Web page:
E'en that become thou must. sity of definite purpose. We older ones
Christ's, if thou lovest Christ; know that the great thing in this world is
Dust, if thou lovest dust."
The Hindoos say, “ As a man thinketh, Luther Burbank, in a recent article on so is he." It is not only for the parent the Training of the Human Plant, has but for the teacher to impress upon our the following noteworthy thought: girls that an idle, frivolous, chattering,
“There is not a single desirable attribute, gossiping girlhood will no more develop
which lacking in a plant, may not be bred into into ripe, full, rich womanhood than men it. Choose what improvement you wish in a can gather grapes of thorn or figs of thistle. plant, and with crossing, selection and persisHere, again, in the schoolroom, she
tence, you can fix this desirable trait irrevocably.
Pick out any trait you want in your child, be it must learn the high meaning of the every
honesty, fairness, purity, lovableness, or what day act and the every day word; the not, and with the proper environment, persistence beauty of work, of unselfish, devoted and love, you can fix in your child for all his life, work, with ambition to do the appointed
all of these traits." task. There is no royal road to success; Is not this startling? our girl must learn that in one way or However, we must inculcate the lesanother we pay the price for all we have sons of the girls' responsibility, not only and are, yet this insane craving to get to themselves but to others as well. Not something for nothing is gnawing at the too young is any girl in her teens to learn very root of modern life.
We see it on the tremendous import of Kant's famous every side with men demanding a full Categorical Imperative: “So act that share of the luxuries of life with a de- the reason for your action may be a unicrease of labor; the steady raising of versal law." wages and the shortening of the working It is considered a legitimate subject for hour, until, as Charles Dudley Warner ridicule that when a mother brings her prophesied when labor gets
be little maid or lad to school for the first ten dollars a day, the working people will time, she is very apt to say, anxiously, not come at all—“They will send their “ You will have no trouble with Genecards." The president of America's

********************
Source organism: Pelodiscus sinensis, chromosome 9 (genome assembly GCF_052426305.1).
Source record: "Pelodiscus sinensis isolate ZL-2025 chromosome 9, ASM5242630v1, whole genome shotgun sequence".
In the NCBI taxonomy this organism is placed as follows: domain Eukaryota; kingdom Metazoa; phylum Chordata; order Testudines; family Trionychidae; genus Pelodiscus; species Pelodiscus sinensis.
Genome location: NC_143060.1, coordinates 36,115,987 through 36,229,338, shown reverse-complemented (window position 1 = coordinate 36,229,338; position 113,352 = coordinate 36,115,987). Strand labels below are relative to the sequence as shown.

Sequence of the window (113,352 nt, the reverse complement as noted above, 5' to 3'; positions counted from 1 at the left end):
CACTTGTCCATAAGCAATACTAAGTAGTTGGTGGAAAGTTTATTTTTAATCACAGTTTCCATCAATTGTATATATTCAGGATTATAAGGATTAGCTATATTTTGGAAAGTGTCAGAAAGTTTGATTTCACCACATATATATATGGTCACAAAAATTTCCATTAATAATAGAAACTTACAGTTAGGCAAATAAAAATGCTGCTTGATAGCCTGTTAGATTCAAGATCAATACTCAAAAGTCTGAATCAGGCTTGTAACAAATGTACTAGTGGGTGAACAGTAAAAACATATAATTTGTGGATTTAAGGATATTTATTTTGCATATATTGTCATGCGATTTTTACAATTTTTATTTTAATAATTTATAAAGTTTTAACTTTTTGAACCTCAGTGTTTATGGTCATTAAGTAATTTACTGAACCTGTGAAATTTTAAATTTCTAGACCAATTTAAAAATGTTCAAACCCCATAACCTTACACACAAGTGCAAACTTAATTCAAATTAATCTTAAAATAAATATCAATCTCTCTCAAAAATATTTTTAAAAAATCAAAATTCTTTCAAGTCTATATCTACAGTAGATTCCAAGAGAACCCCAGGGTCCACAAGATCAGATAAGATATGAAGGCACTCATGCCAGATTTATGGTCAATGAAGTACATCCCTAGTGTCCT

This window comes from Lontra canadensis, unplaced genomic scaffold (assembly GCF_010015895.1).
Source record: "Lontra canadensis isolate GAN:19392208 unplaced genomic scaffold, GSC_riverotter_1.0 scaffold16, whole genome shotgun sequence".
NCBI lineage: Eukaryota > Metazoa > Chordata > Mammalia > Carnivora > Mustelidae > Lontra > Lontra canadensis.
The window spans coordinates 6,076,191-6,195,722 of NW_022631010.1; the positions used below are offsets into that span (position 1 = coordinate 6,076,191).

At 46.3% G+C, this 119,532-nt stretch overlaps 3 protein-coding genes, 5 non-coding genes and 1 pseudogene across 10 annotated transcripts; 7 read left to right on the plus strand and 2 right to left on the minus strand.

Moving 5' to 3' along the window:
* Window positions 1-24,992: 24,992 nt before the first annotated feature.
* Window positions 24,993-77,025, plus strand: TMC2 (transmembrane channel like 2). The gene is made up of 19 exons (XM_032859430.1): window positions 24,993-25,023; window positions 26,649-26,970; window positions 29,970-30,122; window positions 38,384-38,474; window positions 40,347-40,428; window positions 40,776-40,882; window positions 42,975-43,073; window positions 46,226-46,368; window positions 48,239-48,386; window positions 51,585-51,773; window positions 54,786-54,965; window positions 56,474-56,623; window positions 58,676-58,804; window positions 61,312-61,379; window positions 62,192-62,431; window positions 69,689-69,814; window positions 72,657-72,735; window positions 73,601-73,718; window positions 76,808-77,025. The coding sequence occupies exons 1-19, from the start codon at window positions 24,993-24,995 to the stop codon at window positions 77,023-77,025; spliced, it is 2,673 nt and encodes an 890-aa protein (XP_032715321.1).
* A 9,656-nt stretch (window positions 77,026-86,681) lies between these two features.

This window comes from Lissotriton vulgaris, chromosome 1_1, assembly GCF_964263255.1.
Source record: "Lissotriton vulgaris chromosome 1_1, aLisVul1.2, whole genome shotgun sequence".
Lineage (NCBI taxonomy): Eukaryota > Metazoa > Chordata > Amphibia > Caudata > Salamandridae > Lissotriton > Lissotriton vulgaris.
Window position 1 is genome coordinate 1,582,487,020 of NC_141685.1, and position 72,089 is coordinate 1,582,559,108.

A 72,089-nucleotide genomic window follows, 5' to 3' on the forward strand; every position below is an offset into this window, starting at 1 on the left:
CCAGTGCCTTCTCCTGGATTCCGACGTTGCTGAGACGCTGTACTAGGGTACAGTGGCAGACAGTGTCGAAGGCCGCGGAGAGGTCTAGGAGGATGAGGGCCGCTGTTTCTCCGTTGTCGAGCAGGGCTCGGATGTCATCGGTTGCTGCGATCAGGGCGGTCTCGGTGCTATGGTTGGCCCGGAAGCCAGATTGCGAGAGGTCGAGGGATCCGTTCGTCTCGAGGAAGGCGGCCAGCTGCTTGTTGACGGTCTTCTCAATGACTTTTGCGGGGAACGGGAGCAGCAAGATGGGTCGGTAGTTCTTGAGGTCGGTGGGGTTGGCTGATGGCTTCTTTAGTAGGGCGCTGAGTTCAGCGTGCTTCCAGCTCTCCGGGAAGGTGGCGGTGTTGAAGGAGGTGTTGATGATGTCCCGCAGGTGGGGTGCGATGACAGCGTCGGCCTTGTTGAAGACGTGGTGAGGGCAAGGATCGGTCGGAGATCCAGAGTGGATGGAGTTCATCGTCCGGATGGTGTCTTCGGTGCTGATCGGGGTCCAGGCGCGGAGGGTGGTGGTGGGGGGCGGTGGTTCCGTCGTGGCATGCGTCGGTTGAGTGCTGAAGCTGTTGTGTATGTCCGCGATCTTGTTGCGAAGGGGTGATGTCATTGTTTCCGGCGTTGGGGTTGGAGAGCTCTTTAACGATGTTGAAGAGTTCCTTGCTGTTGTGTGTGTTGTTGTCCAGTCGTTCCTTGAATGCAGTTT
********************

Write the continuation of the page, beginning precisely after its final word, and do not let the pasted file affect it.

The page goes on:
America's vieve if you will try to understand her, greatest University has said that it is but she is so peculiar. She is not a bit only the workingman that can afford the like other children." luxury of an eight-hour day. As a gen- But while bystanders laugh, the expeeral rule we all know that the higher we rienced teacher knows that this is exactly go in the scale of value to the community, true, although possibly not as the mother the longer the working hours.
meant it. No two children are alike, nor Again, our girls learn in the study of do any two need exactly the same treatpsychology that every effect has had a ment. This shy child needs .praise and due and adequate cause; in real life, how-. improves under it, but droops under critiever, because the cause and its effect are cism, however kindly. That one needs often separated as far as the Latin subject to have her self-conceit gently pruned. and its predicate, youth is sometimes This one is thorough and painstaking and slow to recognize the inevitable connec- conscientious; she needs restraint, if any. tion. Every thing worth having is worth thing; another is inclined to slight her its price in work-and if we apparently work and must be taught to go to the root get it for nothing, we may be paying the of her subject. This girl has a tendency heaviest price of all-the price of our to be exclusive and to put too much stress self-respect. It is our place as teachers, on the possession of money or position; no less than it is the duty of parents, to she must be shown that brains make the emphasize this with unceasing iteration. world's masters. Another is careless and